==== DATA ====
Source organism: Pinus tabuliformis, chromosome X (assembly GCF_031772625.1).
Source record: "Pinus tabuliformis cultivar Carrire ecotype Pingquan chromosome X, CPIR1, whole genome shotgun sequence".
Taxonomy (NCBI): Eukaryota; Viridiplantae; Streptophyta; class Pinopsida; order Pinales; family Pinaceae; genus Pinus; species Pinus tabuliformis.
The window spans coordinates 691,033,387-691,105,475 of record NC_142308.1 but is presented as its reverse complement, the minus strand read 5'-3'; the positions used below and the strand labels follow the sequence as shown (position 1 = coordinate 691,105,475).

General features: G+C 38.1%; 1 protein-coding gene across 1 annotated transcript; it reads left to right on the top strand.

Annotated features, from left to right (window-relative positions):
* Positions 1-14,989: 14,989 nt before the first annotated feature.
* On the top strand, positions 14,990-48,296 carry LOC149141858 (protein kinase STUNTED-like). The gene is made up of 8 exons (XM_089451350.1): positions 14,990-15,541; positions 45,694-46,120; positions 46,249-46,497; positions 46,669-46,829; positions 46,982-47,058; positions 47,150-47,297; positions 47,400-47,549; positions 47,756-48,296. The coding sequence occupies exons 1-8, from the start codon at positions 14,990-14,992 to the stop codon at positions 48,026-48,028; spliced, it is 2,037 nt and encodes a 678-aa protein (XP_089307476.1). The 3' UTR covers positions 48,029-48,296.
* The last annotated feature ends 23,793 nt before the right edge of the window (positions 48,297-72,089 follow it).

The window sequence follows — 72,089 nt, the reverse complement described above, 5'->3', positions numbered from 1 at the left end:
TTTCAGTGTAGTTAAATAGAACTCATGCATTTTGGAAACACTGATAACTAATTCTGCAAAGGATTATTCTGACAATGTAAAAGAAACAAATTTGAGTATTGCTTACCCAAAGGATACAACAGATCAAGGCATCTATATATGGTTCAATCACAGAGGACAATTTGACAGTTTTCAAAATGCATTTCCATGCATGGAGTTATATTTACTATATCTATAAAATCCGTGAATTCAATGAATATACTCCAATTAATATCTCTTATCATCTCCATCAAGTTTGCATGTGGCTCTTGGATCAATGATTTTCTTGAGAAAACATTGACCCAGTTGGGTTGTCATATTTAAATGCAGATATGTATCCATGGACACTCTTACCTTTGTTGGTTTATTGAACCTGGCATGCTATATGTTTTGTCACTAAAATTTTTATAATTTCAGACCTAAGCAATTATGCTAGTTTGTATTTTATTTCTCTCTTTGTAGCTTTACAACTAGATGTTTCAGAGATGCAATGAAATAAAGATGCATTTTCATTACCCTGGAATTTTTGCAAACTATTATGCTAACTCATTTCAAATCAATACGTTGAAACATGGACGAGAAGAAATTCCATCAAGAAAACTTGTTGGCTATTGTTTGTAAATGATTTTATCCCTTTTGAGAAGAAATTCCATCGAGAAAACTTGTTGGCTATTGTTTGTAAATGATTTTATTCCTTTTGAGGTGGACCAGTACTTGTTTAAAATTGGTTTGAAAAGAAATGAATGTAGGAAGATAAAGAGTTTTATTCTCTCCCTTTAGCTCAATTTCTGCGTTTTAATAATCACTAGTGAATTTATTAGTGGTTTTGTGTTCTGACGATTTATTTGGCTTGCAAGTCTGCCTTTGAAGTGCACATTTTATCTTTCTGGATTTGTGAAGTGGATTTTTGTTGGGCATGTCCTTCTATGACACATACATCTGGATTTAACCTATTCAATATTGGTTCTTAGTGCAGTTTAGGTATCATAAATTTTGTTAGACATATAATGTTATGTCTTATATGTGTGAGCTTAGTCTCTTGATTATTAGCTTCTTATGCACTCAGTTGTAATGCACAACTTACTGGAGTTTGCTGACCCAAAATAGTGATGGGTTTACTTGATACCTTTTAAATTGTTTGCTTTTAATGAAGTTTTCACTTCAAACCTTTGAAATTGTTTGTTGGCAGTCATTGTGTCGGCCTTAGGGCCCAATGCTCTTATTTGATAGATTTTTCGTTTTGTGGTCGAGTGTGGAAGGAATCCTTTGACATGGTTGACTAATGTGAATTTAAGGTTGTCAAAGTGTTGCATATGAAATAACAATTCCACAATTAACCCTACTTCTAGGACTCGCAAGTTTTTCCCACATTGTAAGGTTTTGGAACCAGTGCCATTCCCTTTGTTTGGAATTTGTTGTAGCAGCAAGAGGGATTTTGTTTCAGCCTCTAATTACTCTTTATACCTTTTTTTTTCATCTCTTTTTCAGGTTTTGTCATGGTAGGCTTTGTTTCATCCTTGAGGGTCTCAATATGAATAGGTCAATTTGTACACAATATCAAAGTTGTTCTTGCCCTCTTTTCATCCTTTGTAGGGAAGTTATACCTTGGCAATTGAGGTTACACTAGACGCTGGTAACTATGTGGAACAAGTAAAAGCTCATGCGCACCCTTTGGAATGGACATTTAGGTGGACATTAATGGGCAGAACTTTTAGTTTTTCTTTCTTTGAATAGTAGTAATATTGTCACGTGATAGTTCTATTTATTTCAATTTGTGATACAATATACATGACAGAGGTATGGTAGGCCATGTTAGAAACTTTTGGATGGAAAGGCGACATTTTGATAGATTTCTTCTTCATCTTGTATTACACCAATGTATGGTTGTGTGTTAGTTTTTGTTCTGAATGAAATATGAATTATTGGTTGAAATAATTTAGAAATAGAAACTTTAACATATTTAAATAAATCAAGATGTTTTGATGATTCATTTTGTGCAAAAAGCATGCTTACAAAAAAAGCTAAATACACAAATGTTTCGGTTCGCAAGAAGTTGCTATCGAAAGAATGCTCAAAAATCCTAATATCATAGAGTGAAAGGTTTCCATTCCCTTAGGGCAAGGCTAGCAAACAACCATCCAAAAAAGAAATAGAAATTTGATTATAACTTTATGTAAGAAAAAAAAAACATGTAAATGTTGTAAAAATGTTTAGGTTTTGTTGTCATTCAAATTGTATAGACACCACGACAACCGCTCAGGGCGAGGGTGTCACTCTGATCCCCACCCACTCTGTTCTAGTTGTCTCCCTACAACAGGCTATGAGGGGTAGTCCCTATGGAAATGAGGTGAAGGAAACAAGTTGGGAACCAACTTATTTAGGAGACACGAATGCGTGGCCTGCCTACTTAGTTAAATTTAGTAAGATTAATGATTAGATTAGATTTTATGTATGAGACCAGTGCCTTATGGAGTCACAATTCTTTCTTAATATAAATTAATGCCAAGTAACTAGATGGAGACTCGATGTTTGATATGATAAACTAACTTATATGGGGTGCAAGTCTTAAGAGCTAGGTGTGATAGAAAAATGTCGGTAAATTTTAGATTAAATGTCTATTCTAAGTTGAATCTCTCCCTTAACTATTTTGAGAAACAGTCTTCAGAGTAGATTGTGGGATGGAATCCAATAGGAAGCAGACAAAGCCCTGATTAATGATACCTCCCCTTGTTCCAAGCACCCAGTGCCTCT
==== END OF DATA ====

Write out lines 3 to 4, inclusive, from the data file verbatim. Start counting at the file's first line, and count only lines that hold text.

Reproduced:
Taxonomy (NCBI): Eukaryota; Viridiplantae; Streptophyta; class Pinopsida; order Pinales; family Pinaceae; genus Pinus; species Pinus tabuliformis.
The window spans coordinates 691,033,387-691,105,475 of record NC_142308.1 but is presented as its reverse complement, the minus strand read 5'-3'; the positions used below and the strand labels follow the sequence as shown (position 1 = coordinate 691,105,475).